It isn’t that I am not interested in such arguments, they are irrelevant. Even before the Sky deals injected vast sums of money into the game, prices were increasing rapidly or that’s how it seems looking back. I would venture that we are probably paying around 35% more for season tickets and matchday tickets than if those prices had kept place with inflation, perhaps even more. Using Highbury as a base, well, I won’t; different ground, different amenities, different times. The Man won, we lost; that’s how it is.
Doesn’t make it right though, does it? With the new broadcast revenues, the Football Supporters Federation calculated that the clubs could have given the difference between the new and old deals back to supporters by knocking roughly £30 off ticket prices. It’s a lovely notion, one that says thank you. Arsenal could have forgone the last ticket price rise and Stan could have foregone the £3m he took in fees. Another nice idea, one that would have reduced the irritant factor by two. But they weren’t were they?
Questions can be asked at AGMs, they can be asked in the House but the only way that clubs will reduce ticket prices is if they are forced to. They pay lip service to supporters. We might be the lifeblood of the game but there are quite a few areas where clubs view us as nothing more than a nuisance. It’s all down to perspectives; some directors, chairmen and owners believe that we ought to feel lucky to be able to watch a high standard of football. After all, if it weren’t for their money, we wouldn’t be watching of a standard that is any higher than the equvialent of the Romanian Second Division.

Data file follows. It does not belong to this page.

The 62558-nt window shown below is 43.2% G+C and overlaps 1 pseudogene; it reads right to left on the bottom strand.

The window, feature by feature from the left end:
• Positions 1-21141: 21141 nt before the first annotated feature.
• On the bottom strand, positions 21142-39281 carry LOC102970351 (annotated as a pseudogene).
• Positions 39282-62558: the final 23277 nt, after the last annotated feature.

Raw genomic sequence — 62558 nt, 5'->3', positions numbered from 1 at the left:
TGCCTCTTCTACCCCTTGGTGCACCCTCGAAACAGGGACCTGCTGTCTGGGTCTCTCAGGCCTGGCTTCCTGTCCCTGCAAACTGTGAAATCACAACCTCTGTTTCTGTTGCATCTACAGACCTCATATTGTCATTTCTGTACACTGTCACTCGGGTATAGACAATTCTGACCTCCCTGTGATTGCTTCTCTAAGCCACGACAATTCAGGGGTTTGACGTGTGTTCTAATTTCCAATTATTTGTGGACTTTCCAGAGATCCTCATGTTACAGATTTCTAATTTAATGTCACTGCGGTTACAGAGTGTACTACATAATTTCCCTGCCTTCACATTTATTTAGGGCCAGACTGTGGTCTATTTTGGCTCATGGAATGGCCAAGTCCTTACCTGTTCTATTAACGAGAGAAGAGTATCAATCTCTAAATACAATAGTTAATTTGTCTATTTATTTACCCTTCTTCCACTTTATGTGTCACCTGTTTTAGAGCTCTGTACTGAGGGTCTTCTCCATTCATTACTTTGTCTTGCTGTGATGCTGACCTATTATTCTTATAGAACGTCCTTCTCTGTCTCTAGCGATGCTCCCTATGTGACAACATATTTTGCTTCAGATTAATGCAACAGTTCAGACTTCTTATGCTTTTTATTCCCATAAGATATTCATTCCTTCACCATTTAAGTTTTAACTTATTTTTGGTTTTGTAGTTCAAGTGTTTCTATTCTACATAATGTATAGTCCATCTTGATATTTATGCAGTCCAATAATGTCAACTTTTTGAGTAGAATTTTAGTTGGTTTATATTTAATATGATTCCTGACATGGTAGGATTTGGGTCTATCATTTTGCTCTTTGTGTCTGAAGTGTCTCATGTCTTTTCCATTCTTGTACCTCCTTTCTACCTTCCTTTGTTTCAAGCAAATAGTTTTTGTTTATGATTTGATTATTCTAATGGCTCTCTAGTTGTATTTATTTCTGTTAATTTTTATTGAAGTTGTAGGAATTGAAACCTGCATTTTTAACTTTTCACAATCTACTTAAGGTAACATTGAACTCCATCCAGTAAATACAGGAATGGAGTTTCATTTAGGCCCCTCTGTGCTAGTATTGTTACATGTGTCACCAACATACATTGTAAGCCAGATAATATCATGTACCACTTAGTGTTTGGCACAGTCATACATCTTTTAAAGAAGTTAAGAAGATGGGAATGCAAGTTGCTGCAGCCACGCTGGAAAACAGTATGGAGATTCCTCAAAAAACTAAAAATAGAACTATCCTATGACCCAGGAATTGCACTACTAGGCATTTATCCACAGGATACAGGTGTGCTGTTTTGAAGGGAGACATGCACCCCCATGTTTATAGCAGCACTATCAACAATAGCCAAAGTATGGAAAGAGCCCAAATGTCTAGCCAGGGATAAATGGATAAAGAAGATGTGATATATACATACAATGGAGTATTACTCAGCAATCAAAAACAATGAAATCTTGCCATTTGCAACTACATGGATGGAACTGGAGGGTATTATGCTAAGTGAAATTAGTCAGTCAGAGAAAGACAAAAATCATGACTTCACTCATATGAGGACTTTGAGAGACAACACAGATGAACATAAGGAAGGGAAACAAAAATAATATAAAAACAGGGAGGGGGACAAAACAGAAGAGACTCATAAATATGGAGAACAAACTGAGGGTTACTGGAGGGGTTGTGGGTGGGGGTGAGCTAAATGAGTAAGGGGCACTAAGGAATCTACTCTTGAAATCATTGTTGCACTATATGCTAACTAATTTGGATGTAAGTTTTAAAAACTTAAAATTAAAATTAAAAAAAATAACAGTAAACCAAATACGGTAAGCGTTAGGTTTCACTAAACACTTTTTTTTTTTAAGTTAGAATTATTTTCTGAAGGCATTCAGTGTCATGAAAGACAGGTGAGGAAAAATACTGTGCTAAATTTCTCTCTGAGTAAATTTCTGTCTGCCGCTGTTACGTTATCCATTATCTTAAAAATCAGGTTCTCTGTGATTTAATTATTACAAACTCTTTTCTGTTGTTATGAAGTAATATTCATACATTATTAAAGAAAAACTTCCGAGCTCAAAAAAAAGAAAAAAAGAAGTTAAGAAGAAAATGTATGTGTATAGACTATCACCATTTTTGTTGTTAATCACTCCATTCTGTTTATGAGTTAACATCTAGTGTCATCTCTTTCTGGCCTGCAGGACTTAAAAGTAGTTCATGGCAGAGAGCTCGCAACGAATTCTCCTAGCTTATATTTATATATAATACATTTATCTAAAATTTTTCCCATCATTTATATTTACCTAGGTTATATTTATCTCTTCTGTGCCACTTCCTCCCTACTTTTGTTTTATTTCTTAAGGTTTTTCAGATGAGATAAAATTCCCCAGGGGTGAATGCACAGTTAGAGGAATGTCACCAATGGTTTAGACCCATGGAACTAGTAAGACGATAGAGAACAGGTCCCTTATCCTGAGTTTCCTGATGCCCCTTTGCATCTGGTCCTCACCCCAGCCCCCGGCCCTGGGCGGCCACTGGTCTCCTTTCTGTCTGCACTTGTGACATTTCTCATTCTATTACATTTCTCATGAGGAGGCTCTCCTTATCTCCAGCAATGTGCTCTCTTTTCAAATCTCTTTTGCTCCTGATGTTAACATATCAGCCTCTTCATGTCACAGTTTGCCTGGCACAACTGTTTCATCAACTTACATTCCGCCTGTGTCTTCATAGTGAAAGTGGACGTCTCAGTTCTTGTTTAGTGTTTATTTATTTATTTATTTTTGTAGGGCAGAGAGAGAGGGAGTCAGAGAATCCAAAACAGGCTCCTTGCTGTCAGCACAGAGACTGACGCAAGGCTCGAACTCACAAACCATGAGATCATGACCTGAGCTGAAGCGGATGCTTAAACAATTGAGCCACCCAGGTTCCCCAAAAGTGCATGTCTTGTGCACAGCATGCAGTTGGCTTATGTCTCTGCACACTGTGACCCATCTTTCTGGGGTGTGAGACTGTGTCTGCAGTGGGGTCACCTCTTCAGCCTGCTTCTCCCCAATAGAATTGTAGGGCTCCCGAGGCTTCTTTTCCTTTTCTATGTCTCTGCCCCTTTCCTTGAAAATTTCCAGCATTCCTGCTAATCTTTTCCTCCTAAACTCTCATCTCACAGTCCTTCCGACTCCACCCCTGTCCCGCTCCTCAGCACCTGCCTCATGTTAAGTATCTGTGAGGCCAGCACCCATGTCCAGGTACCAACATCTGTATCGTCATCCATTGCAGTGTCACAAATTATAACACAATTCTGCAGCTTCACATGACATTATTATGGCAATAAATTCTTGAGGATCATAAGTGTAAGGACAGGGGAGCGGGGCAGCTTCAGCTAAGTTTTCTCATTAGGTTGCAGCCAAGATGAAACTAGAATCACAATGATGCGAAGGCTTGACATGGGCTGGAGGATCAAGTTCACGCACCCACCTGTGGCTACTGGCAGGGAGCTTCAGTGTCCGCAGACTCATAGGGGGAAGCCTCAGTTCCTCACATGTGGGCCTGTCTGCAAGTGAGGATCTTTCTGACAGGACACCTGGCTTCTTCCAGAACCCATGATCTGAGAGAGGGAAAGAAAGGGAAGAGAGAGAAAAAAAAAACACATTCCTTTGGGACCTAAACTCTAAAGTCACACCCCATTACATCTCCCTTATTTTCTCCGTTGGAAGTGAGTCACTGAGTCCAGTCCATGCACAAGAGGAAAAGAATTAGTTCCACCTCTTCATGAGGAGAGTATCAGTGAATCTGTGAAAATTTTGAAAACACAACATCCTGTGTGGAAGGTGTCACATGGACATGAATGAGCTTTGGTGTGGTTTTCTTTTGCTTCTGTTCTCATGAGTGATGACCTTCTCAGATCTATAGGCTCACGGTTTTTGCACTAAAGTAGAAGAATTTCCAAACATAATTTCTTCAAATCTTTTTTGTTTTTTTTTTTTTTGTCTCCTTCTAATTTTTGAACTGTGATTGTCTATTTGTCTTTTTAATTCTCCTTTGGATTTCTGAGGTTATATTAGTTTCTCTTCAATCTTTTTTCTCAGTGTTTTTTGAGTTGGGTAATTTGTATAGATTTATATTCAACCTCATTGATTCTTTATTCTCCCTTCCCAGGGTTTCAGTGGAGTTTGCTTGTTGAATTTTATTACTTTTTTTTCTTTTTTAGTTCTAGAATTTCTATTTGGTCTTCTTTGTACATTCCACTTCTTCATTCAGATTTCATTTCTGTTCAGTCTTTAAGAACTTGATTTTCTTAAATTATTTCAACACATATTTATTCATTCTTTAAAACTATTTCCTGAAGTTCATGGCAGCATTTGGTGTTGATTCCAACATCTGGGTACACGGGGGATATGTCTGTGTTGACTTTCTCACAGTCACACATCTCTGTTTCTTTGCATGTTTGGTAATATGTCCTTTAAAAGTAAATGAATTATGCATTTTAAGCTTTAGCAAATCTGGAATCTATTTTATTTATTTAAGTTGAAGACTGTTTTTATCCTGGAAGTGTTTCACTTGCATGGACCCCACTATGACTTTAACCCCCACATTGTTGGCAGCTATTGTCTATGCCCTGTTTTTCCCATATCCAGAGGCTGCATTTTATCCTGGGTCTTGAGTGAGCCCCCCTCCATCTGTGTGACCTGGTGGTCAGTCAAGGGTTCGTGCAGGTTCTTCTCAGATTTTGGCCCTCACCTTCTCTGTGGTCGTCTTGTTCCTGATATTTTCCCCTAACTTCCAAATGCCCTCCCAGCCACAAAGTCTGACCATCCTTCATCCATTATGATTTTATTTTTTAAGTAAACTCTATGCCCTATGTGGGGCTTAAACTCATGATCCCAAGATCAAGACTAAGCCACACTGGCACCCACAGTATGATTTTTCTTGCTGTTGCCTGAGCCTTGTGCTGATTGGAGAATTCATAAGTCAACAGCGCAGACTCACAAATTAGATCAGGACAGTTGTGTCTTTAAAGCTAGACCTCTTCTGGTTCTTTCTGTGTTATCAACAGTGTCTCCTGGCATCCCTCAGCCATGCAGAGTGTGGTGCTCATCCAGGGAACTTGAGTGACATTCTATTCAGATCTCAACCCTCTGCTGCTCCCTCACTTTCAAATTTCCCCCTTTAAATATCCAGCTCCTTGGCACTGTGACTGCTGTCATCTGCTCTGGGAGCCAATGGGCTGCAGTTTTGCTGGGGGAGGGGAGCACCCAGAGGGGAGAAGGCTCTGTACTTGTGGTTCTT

I’ll tug my forelock on the way out, Sire.
But as much as I rail against clubs and for the most part, they deserve all the criticism they get on the subject of ticket prices, they are a victim of circumstances. A staggering suggestion for me to put forward given that clubs create the current and created past events. If players have too much power now – they do – it’s only as a result of the lack of foresight of successive generations of owners before them. Men who believed that clubs were their own personal fiefdoms and everyone should be in their awe for keeping them afloat. If they hadn’t been run so badly, perhaps we would have been. But they were and we aren’t.